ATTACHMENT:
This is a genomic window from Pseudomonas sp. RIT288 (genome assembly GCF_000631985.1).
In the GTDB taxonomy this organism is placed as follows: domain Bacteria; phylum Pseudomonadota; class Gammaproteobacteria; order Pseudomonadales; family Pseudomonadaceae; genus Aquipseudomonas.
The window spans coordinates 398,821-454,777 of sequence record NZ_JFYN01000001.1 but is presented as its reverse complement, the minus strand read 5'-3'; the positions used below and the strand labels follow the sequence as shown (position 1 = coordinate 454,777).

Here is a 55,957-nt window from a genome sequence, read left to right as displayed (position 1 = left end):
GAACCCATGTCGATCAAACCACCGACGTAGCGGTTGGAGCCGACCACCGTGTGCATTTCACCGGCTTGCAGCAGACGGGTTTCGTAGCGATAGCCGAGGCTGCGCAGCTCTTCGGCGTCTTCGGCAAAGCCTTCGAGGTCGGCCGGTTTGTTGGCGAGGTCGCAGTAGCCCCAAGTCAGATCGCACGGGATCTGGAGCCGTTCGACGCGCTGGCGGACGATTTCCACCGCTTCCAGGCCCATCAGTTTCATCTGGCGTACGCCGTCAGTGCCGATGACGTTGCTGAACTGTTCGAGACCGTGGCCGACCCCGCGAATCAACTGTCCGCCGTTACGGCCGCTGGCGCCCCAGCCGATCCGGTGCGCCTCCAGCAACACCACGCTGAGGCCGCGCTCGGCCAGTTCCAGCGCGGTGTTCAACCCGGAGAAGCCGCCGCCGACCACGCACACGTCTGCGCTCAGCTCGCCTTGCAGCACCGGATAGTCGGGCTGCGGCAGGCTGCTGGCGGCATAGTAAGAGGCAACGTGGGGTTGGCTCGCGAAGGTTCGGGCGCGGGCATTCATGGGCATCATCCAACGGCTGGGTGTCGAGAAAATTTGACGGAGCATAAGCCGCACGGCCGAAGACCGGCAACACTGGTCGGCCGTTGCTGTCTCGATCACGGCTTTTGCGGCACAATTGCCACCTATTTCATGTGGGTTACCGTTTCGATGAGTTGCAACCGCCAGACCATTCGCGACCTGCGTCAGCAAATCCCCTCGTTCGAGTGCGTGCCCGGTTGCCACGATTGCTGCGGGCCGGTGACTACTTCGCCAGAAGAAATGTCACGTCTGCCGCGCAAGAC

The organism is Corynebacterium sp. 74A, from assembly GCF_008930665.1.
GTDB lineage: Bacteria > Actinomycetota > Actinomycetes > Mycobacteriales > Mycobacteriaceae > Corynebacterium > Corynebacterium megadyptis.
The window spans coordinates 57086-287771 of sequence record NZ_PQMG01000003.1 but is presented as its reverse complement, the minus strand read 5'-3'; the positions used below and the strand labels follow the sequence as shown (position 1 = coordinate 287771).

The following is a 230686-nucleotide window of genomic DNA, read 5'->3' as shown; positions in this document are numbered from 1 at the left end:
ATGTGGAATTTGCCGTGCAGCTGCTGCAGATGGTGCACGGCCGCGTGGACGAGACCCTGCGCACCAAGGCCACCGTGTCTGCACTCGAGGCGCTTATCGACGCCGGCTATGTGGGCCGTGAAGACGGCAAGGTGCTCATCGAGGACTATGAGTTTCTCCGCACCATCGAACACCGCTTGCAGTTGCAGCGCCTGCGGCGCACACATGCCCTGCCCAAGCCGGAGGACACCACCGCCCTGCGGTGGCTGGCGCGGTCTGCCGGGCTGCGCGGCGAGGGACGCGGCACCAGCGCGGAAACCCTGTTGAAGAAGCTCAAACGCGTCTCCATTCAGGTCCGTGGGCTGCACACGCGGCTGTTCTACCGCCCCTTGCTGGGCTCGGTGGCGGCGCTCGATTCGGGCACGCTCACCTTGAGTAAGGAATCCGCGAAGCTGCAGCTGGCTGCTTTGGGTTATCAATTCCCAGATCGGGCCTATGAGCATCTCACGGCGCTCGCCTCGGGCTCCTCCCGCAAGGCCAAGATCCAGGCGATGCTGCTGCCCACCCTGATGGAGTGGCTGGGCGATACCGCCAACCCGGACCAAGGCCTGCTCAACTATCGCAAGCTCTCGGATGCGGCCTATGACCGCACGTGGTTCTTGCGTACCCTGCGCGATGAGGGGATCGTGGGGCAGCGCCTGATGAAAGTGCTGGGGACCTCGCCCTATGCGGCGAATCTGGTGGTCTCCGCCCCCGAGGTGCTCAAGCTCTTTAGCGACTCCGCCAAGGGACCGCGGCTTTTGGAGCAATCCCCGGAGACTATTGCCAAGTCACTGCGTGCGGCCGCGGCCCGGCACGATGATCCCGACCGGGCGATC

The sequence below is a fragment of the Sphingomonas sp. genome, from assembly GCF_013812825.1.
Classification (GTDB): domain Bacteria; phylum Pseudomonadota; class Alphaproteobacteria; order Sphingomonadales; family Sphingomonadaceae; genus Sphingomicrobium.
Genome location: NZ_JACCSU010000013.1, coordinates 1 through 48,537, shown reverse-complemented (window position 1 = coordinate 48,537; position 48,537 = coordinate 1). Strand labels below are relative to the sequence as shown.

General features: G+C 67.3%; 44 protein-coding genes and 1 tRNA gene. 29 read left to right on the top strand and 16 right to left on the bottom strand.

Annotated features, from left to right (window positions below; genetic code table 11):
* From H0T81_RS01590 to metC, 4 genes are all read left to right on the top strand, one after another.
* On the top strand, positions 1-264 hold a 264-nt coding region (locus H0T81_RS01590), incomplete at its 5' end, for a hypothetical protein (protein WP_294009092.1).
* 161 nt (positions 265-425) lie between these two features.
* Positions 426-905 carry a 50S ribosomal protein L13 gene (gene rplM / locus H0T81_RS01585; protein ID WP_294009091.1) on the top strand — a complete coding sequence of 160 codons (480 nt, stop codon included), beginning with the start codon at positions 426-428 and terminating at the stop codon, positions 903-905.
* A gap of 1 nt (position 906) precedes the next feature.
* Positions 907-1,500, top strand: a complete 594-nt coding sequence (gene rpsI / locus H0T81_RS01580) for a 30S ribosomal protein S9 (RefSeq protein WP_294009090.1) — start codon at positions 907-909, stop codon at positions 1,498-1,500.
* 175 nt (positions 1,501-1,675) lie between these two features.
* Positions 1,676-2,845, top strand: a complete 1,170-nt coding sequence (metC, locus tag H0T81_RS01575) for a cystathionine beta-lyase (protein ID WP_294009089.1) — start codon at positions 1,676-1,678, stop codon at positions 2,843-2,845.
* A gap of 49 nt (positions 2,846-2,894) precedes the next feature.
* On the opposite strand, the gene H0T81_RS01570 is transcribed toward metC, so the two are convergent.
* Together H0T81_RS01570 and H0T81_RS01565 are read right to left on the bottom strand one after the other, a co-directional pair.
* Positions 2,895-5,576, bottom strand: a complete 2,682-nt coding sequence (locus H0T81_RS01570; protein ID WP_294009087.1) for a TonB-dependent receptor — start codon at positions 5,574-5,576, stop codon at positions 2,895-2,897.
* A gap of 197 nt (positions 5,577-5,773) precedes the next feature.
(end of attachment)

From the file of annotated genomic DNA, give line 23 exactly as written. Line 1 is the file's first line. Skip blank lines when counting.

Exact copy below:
* Positions 1,676-2,845, top strand: a complete 1,170-nt coding sequence (metC, locus tag H0T81_RS01575) for a cystathionine beta-lyase (protein ID WP_294009089.1) — start codon at positions 1,676-1,678, stop codon at positions 2,843-2,845.